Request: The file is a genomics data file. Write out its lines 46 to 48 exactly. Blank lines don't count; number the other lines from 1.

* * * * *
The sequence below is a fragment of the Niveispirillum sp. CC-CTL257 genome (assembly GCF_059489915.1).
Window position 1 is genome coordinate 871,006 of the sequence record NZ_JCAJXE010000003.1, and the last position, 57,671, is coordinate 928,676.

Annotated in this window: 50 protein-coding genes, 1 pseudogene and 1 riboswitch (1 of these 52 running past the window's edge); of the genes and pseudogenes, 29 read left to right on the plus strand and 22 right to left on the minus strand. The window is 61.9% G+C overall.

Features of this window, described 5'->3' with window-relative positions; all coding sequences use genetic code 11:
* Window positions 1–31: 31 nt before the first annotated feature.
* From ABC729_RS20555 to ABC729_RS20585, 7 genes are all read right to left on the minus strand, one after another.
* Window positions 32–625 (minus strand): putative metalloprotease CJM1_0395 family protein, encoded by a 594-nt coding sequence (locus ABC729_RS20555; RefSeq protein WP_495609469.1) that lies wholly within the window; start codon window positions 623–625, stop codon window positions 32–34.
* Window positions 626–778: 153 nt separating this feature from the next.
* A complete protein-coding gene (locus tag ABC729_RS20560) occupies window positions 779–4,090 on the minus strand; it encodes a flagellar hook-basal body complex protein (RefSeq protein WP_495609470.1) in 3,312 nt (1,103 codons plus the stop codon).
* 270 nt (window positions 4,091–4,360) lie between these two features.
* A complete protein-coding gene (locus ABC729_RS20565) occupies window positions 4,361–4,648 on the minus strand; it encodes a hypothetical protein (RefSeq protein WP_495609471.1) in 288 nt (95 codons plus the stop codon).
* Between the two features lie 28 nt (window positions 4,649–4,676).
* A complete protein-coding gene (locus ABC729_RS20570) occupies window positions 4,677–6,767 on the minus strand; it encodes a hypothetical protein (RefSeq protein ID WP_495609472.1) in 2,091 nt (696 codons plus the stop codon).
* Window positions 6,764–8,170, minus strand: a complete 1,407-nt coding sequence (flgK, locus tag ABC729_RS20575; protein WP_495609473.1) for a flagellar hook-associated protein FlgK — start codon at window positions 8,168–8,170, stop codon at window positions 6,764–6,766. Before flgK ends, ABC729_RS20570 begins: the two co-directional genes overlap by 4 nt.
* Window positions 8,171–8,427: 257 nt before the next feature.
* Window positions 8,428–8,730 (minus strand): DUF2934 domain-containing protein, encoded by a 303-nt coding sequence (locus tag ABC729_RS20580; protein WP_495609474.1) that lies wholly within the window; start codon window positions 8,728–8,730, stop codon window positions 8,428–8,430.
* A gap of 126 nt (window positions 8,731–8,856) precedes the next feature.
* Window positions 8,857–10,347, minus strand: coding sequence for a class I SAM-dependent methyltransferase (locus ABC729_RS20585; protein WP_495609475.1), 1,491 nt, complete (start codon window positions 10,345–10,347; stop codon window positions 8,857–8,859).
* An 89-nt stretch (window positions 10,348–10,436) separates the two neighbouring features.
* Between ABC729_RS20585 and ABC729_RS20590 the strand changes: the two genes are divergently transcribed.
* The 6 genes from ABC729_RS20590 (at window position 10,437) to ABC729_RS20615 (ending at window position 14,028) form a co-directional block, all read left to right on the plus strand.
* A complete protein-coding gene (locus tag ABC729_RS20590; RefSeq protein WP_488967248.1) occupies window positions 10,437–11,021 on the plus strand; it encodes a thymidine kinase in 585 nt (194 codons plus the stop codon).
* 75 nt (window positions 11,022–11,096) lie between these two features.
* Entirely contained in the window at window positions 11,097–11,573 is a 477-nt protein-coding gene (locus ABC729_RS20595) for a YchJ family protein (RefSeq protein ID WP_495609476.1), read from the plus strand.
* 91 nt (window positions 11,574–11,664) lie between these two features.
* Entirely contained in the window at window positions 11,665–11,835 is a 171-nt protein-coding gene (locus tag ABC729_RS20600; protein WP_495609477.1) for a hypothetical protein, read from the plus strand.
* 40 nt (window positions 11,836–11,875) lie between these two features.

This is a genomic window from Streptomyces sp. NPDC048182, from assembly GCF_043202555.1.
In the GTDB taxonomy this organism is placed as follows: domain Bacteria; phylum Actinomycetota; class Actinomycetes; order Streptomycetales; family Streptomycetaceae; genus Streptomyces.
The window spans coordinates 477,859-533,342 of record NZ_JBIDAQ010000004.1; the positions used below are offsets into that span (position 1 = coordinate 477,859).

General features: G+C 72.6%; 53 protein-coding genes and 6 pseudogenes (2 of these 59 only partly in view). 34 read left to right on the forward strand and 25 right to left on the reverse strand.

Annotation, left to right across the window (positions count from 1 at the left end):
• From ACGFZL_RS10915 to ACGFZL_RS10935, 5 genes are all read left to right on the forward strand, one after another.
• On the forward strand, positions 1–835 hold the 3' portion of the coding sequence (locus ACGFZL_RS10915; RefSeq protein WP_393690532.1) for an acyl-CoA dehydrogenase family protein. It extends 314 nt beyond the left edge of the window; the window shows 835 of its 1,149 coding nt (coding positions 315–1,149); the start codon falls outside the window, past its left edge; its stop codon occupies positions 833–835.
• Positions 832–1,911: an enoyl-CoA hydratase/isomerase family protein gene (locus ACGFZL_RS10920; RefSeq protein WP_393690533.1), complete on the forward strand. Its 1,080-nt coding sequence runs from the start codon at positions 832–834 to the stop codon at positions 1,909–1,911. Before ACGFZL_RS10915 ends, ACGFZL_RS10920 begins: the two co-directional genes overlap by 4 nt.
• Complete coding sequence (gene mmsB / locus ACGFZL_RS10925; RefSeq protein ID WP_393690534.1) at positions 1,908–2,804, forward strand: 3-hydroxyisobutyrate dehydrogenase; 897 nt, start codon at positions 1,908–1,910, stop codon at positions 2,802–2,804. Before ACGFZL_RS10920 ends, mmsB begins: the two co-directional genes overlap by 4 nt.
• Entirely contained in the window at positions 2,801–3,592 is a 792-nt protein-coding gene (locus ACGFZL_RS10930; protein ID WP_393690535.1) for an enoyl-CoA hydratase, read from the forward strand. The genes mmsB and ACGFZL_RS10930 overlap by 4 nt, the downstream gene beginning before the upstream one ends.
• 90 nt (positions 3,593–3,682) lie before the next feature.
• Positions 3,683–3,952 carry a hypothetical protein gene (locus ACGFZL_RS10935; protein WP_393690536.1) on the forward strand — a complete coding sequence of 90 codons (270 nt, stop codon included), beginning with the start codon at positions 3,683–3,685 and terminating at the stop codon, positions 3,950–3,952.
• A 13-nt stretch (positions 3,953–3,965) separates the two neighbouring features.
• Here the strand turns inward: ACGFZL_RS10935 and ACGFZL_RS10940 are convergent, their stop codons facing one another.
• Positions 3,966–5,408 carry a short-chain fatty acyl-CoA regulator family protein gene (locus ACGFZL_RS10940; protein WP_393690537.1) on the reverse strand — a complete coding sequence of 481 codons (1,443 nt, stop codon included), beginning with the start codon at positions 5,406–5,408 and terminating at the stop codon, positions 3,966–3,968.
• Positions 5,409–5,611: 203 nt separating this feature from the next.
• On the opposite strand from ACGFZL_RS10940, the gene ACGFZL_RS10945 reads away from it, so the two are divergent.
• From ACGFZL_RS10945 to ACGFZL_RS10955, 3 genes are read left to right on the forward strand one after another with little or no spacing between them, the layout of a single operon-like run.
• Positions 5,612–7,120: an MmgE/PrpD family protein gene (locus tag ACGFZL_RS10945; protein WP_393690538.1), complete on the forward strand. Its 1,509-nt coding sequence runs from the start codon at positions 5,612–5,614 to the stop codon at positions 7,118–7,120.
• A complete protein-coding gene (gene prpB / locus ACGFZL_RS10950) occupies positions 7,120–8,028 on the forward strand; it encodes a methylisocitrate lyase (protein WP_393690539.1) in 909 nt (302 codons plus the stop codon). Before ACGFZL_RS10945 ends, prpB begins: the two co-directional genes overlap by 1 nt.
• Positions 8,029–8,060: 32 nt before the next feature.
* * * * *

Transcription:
• Positions 5,612–7,120: an MmgE/PrpD family protein gene (locus tag ACGFZL_RS10945; protein WP_393690538.1), complete on the forward strand. Its 1,509-nt coding sequence runs from the start codon at positions 5,612–5,614 to the stop codon at positions 7,118–7,120.
• A complete protein-coding gene (gene prpB / locus ACGFZL_RS10950) occupies positions 7,120–8,028 on the forward strand; it encodes a methylisocitrate lyase (protein WP_393690539.1) in 909 nt (302 codons plus the stop codon). Before ACGFZL_RS10945 ends, prpB begins: the two co-directional genes overlap by 1 nt.
• Positions 8,029–8,060: 32 nt before the next feature.